An interlude: Exploring the quiescence of space

Solo-exhibition commences at Color Art Gallery.

Some works depict a stark contrast in furnishings of her house and the servant quarters’. PHOTO: AYESHA MIR/EXPRESS

LAHORE: A solo-exhibition featuring 20 acrylic, ink and photo transfer pieces by Zoha Khan commenced on Friday at the Color Art Gallery.

The exhibition has been titled An Interlude and features fourteen diptychs, five individual pieces and a triptych.

Khan told The Express Tribune she had wanted to experiment with different mediums when she started the project. She said she had researched on different spaces to ascertain how she could compare them. Khan said her work dealt with the quiescence of space and the transitory nature of people. “Spaces allow us to understand how people function, the role they play in society and the social strata they hail from. This is why I started working with the spaces of the elite, the middle class and the underprivileged,” she said.

“It is not just a space that defines a person. The objects within the space also influence the people inhabiting it,” she said. Khan said a space devoid of its inhabitants could come across as desolate but objects present there could remind one of what once existed. She said there were still lives more or less in a state of purgatory. Khan said this was why she had titled the exhibition An Interlude.

She said she had earlier concentrated on huge figure paintings but had eventually gotten bored of the exercise. Khan said the desire to do something different had compelled her explore small canvases. She said she had been greatly inspired by the work of an artist who worked with small canvases. Khan said she had thoroughly enjoyed working with small canvases. She said she had relied on her gut feeling to pair the pieces. Khan said some images portrayed parts of her house and others depicted servant quarters and motorcycle-rickshaws.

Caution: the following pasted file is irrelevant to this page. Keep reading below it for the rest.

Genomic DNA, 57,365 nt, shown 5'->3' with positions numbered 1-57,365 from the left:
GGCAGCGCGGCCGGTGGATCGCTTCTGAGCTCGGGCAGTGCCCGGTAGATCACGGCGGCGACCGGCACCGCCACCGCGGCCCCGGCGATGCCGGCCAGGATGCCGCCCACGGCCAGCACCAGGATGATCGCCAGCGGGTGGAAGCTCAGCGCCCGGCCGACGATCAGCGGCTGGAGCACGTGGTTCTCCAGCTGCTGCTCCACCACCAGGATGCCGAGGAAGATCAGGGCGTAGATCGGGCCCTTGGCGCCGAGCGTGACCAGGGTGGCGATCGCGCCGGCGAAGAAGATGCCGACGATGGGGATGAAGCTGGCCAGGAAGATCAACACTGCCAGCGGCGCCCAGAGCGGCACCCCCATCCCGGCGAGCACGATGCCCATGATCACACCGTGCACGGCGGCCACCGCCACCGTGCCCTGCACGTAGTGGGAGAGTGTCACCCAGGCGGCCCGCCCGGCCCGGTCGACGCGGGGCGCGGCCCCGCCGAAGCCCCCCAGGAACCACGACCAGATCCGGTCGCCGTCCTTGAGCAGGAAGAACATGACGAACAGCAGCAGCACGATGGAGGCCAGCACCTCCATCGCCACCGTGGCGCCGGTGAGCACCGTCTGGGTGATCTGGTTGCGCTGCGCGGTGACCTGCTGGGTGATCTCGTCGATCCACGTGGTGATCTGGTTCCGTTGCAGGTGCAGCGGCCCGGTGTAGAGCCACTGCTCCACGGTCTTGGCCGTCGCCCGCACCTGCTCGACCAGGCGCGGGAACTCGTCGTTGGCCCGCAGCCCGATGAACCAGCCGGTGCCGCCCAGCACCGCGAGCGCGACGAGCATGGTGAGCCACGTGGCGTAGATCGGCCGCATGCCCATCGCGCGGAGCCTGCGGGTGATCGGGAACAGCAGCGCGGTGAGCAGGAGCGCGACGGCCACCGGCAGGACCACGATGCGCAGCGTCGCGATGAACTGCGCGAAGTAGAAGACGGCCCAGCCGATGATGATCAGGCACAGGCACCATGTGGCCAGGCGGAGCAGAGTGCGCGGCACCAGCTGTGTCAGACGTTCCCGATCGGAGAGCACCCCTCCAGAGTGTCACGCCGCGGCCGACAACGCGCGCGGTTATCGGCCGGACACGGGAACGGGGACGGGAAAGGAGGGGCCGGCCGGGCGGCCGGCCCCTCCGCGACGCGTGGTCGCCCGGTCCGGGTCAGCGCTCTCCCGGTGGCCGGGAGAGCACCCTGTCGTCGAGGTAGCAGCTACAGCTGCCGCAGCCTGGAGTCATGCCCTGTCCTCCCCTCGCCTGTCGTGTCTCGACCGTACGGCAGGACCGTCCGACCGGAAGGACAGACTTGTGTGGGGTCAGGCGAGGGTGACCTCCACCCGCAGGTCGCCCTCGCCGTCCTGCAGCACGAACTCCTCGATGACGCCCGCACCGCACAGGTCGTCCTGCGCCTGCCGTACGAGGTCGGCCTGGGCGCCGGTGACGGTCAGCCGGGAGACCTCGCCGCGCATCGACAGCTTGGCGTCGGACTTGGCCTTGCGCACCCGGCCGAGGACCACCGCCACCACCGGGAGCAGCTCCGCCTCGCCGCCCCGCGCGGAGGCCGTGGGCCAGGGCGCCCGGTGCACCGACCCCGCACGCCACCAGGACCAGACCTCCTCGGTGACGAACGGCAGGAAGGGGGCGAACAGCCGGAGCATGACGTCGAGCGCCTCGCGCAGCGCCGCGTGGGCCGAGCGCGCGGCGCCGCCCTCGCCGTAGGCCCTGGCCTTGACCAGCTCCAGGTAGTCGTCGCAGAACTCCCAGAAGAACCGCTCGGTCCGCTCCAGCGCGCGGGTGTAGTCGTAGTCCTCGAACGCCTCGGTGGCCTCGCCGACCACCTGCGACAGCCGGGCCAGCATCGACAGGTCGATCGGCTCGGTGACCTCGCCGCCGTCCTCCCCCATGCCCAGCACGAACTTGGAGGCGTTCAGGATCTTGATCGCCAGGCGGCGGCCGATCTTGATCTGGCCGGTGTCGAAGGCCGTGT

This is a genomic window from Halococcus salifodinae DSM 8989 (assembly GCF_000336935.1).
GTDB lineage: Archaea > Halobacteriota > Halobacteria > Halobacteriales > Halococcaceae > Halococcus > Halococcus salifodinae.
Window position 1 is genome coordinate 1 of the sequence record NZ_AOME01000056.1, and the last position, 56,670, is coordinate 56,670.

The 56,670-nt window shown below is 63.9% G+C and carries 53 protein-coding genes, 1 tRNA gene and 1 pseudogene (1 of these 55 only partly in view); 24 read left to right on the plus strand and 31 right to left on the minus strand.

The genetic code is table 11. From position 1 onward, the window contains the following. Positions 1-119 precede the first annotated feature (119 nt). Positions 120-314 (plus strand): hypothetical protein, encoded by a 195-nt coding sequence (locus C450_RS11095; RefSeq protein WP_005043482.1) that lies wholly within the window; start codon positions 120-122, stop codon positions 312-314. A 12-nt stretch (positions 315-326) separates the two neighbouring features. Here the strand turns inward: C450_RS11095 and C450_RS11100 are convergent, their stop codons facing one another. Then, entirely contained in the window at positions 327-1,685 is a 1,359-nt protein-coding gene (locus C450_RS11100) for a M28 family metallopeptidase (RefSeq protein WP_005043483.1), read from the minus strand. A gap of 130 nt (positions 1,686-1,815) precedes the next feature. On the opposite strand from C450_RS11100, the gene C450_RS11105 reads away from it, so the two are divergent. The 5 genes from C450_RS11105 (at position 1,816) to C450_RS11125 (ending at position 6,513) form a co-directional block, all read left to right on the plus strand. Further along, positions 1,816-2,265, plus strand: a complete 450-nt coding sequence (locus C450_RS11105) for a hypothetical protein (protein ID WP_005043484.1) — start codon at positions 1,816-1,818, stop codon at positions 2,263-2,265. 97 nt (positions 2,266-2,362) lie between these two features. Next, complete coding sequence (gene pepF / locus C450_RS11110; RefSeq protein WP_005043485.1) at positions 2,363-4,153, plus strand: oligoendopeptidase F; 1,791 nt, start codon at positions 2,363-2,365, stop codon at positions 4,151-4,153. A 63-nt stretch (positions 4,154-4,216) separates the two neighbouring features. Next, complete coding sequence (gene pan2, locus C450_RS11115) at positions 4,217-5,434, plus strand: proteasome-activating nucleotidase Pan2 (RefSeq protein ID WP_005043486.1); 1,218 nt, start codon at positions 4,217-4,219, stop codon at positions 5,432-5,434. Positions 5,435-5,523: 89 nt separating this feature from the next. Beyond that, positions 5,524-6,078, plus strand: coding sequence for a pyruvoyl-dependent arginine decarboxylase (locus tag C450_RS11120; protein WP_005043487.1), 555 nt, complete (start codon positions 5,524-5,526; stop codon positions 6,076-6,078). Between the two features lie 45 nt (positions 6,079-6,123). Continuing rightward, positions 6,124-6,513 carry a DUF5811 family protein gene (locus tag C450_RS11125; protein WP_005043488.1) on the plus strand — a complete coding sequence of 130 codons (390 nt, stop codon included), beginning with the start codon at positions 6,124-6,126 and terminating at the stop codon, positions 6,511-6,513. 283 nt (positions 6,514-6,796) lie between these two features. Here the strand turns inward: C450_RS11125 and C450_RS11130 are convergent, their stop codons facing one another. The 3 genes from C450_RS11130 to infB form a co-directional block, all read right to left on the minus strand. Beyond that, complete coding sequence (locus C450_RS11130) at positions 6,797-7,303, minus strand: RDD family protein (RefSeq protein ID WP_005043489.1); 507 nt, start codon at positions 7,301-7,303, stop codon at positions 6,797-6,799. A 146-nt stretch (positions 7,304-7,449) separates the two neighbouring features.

Color Art Gallery curator Zarah David said Khan’s work had impressed her with its minimalist nature. She said she had not seen a lot of artists evolve in this manner. David said Khan had executed a large piece for her thesis but had told her that she wanted to go small this time. “An artist is actually growing at this stage. One has to give youngsters a chance,” she said. David said the board decided who to exhibit. “If we do not like anyone’s work we go without a show for a month. We are not very commercial,” she said.

Huma Mulji, who teaches at the Beaconhouse National University (BNU) told The Express Tribune that she had enjoyed the exhibition. “Visually, I found the treatment of the surface very interesting as it has a luminosity of tempera.

The pairing of two pieces (diptyches) is really intriguing because they are ambiguous at one level. The relationship between the two is open to individual interpretation, she said.

The exhibition will conclude on January 17.

Published in The Express Tribune, January 3rd, 2014.


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